We send our peas, beans, cherry tomatoes and any other small items in cloth bags we call bean bags. These are used to help cut down on the amount of plastic we might otherwise have to send in your boxes. My mom and her sisters spend many winter days sewing these for us. We love all the fun and beautiful fabrics they are sewn in and they love that it uses up scrap fabric and my mom and aunties can visit while sewing. However, we only have a limited number of them. Please remember to send them back to us with the boxes at your pick up site. You are welcome to take them home, but return them the next trip so we can wash and reuse them. Thank you!!
Broccoli: Store in a plastic grocery bag
Summer Squash: Zucchini is a type of summer squash. So when we say summer squash, it could be any color. Use it all the same. They are very interchangeable. Store in the crisper drawer.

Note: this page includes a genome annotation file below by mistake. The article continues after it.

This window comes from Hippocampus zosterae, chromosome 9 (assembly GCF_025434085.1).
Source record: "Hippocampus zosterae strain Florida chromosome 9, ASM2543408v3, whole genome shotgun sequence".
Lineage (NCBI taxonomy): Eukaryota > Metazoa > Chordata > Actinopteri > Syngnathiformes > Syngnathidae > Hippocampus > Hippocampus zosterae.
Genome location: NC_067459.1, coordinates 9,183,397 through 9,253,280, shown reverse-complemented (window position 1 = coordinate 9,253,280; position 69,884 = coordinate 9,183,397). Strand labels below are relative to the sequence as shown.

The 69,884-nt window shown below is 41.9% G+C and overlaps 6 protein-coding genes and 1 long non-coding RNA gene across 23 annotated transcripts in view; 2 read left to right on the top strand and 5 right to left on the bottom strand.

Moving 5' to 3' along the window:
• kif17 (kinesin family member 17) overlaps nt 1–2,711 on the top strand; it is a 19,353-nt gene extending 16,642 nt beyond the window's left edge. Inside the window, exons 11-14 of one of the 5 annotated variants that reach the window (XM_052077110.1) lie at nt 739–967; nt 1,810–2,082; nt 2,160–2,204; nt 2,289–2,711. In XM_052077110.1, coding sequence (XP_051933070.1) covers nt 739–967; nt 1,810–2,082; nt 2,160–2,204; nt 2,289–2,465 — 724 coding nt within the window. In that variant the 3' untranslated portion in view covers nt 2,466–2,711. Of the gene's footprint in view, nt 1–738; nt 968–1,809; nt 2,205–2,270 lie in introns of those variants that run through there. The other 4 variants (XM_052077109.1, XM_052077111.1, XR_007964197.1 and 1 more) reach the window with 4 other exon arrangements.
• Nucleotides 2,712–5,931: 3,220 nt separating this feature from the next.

Beets: Remove the tops and store as you would any green. Beets do well in the crisper drawer. Beet tops can be used as you would Swiss chard.
Radishes: Remove the tops and store as you would any green. Radishes will do really well in a plastic bag or a bowl of water in the refrigerator.
Peas: Crisper Drawer
Basil: Glass of water on the counter or try in a closed canning jar in the refrigerator. Sometimes I have luck with that. We have 3 kinds of basil. The first cutting is always when they are small plants. This encourages much more vigorous growth. We have large Genova basil, which we gave a few weeks ago, and some small plants of lime basil and spicy globe basil. I can’t say which you will be getting, so that will be a surprise.
Green onions: Crisper Drawer
Lettuce and Arugula: Salad spin and then store in a covered container or platic bag in the refrigerator. Arugula is spicy, so it’s great mixed in with a salad of lettuce. Hopefully, we’ll see more robust bunches of arugula in the weeks to come.